NEW YORK (AP) -- Genzyme Corp. said Tuesday it shut down a key production facility as it cleans viral contamination that has been slowing down the process for making supplies of two biotech-based drugs.
The biotechnology company said the virus, which is not harmful to people, was detected in one of six bioreactors at a facility in Boston, and as a precaution, it will shut down until the end of July to properly clean all of its equipment.
Bioreactors are used in the production of living cells, which are in turn used to make the biotech-based drugs Cerezyme and Fabrazyme. Supplies of those drugs will be constrained because of the shutdown.
Fabrazyme treats an inherited disorder known as Fabry disease, which is caused by the buildup of a particular type of fat in the body's cells. Cerezyme treats Gaucher disease, an enzyme disorder that can result in liver and neurological problems.
Genzyme said it has confirmed that the virus was the cause of two previous declines in cell productivity at the facility -- located in the Boston neighborhood of Allston -- and another one in Geel, Belgium. The company is adding steps to increase raw materials screening and viral removal processes. Meanwhile, Cerezyme and Fabrazyme inventories are not sufficient to meet global demand.
Genzyme is still measuring the effect of the delays on Cerezyme, but the company expects temporary supply constraints to begin in September for Fabrazyme.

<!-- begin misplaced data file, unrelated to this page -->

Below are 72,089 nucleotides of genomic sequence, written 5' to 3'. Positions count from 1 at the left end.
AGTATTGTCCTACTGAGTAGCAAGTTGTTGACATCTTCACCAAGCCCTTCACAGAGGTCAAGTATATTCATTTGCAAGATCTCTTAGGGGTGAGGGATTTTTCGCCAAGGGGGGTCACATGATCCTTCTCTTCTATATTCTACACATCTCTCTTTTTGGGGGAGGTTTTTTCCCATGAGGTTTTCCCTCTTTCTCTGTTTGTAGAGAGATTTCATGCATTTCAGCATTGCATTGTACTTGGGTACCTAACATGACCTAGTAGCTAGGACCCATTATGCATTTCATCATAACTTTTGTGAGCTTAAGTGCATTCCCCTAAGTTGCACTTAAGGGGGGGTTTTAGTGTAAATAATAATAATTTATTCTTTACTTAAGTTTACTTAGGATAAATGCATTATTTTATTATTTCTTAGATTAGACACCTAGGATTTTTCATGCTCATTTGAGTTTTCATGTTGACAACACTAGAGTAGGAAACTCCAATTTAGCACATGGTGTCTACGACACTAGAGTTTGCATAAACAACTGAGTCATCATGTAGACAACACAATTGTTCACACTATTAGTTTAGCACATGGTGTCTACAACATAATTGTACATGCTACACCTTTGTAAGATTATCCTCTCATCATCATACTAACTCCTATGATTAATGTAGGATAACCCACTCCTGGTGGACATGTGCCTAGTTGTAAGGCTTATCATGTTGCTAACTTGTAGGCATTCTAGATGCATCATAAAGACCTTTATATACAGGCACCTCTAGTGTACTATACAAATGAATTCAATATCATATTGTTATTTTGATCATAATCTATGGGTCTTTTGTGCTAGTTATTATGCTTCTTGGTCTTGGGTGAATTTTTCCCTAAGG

"The patients who need these therapies are our priority," Chairman and CEO Henri A. Termeer said in a statement. "We are confident in the quality of the products produced in Allston and in our ability to resolve the issue affecting the plant."
In a separate statement, BioMarin Pharmaceutical Inc. of Novato, Calif., said the contamination will not impact production of Aldurazyme, which treats an enzyme disorder and is marketed by Genzyme.
Analysts throughout Wall Street expect the supply constraints of Fabrazyme and Cerezyme to cut into the company's revenue during the quarter, with some estimates shaving as much as $300 million in sales.
"We are unsure how quickly the facilities will be able to replace 'lost product,' thus we can only estimate what the value of the six-week delay is," said Deutsche Bank-North America analyst Mark Schoenebaum, in a note to investors.
He said up to $210 million in lost revenue could translate into a reduction in earnings of 18 cents per share and up to 20 cents per share with additional charges.
Meanwhile, Lazard Capital Markets analyst William Tanner said a potential two-month interruption could equate to $300 million in lost sales, though the company could absorb up to $100 million of that with its current inventory. Still, the lost sales could mean a 16 cents per share cut of profit.
Shares of the Cambridge, Mass.-based company fell $2.63, or 4.7 percent, to $52.99 in afternoon trading. The stock has traded between $50.05 and $83.97 over the last 52 weeks.